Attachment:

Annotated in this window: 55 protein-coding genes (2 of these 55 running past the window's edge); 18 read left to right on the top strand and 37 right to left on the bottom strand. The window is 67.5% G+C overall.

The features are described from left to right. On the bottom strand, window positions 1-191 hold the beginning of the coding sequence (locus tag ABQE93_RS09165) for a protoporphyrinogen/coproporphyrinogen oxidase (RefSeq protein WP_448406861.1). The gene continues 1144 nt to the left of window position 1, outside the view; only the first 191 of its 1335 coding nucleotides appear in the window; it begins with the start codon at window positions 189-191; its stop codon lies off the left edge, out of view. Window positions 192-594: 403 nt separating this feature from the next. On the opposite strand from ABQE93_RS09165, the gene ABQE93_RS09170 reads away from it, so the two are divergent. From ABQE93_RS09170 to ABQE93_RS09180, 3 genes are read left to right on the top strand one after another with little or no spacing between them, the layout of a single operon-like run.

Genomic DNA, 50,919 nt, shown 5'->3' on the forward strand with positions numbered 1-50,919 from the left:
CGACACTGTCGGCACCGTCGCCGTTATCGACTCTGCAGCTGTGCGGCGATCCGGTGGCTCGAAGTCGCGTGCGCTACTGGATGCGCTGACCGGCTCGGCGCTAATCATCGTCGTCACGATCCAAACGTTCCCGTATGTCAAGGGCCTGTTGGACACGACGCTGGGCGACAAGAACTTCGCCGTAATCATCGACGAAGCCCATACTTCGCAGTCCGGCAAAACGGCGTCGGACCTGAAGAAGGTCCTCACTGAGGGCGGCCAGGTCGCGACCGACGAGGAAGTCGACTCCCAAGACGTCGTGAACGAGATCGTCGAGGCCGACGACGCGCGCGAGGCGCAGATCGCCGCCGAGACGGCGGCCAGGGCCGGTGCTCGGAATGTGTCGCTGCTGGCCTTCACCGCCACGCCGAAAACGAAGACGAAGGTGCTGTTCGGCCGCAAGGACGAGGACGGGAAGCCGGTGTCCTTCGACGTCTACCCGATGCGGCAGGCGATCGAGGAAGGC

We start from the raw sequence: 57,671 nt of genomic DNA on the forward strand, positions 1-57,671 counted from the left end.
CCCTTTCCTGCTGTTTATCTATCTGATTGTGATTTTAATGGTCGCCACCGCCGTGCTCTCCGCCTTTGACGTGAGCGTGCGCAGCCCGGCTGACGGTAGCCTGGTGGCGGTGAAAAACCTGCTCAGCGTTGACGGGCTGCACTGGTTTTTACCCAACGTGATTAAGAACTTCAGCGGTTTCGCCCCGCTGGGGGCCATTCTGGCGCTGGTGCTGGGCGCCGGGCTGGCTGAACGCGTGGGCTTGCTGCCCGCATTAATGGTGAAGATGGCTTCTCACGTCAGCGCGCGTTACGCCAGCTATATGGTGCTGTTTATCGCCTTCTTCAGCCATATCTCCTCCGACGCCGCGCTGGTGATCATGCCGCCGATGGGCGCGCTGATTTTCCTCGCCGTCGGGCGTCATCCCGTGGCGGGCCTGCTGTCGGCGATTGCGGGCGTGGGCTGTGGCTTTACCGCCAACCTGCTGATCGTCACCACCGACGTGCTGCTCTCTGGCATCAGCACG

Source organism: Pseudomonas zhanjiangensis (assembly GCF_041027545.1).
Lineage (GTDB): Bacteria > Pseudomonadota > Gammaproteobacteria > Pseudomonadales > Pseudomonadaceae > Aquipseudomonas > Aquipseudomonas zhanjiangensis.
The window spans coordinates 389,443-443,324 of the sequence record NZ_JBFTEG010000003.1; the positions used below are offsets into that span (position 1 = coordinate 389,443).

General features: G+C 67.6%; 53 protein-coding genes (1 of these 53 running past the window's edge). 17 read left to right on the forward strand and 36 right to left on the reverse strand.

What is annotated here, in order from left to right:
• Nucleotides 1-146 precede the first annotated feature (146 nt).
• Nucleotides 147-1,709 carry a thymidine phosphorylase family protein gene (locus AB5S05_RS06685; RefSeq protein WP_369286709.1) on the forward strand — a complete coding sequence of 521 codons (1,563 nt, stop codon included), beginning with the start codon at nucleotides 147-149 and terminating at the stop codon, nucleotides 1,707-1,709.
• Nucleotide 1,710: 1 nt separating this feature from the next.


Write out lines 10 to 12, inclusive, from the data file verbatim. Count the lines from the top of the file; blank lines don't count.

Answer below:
General features: G+C 67.6%; 53 protein-coding genes (1 of these 53 running past the window's edge). 17 read left to right on the forward strand and 36 right to left on the reverse strand.

What is annotated here, in order from left to right:
• Nucleotides 1-146 precede the first annotated feature (146 nt).